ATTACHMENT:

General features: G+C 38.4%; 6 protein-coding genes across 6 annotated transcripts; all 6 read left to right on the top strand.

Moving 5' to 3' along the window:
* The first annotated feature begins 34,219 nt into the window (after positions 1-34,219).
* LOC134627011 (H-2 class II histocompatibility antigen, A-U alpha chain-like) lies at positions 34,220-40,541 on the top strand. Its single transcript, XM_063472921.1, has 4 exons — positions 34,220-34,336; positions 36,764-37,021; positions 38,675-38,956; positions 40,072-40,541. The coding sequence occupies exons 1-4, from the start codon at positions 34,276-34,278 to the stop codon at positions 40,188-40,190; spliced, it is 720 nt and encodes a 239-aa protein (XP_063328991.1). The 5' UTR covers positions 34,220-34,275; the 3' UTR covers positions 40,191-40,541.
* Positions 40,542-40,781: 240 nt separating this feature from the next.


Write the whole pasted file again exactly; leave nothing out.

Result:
General features: G+C 38.4%; 6 protein-coding genes across 6 annotated transcripts; all 6 read left to right on the top strand.

Moving 5' to 3' along the window:
* The first annotated feature begins 34,219 nt into the window (after positions 1-34,219).
* LOC134627011 (H-2 class II histocompatibility antigen, A-U alpha chain-like) lies at positions 34,220-40,541 on the top strand. Its single transcript, XM_063472921.1, has 4 exons — positions 34,220-34,336; positions 36,764-37,021; positions 38,675-38,956; positions 40,072-40,541. The coding sequence occupies exons 1-4, from the start codon at positions 34,276-34,278 to the stop codon at positions 40,188-40,190; spliced, it is 720 nt and encodes a 239-aa protein (XP_063328991.1). The 5' UTR covers positions 34,220-34,275; the 3' UTR covers positions 40,191-40,541.
* Positions 40,542-40,781: 240 nt separating this feature from the next.